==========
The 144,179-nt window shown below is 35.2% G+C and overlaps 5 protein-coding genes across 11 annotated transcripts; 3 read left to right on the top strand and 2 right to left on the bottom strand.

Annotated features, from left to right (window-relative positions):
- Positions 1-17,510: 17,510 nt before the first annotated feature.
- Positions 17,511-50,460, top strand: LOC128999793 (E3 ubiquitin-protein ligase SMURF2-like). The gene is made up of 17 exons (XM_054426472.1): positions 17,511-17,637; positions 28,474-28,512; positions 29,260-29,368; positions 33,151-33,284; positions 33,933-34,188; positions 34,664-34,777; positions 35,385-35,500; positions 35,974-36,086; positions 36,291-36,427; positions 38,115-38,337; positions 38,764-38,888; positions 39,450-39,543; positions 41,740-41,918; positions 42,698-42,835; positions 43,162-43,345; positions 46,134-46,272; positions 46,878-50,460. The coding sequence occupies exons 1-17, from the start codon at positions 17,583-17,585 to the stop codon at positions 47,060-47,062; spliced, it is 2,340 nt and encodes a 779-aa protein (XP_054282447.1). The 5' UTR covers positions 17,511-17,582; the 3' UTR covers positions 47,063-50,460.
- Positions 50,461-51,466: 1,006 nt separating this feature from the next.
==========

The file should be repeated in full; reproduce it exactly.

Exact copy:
The 144,179-nt window shown below is 35.2% G+C and overlaps 5 protein-coding genes across 11 annotated transcripts; 3 read left to right on the top strand and 2 right to left on the bottom strand.

Annotated features, from left to right (window-relative positions):
- Positions 1-17,510: 17,510 nt before the first annotated feature.
- Positions 17,511-50,460, top strand: LOC128999793 (E3 ubiquitin-protein ligase SMURF2-like). The gene is made up of 17 exons (XM_054426472.1): positions 17,511-17,637; positions 28,474-28,512; positions 29,260-29,368; positions 33,151-33,284; positions 33,933-34,188; positions 34,664-34,777; positions 35,385-35,500; positions 35,974-36,086; positions 36,291-36,427; positions 38,115-38,337; positions 38,764-38,888; positions 39,450-39,543; positions 41,740-41,918; positions 42,698-42,835; positions 43,162-43,345; positions 46,134-46,272; positions 46,878-50,460. The coding sequence occupies exons 1-17, from the start codon at positions 17,583-17,585 to the stop codon at positions 47,060-47,062; spliced, it is 2,340 nt and encodes a 779-aa protein (XP_054282447.1). The 5' UTR covers positions 17,511-17,582; the 3' UTR covers positions 47,063-50,460.
- Positions 50,461-51,466: 1,006 nt separating this feature from the next.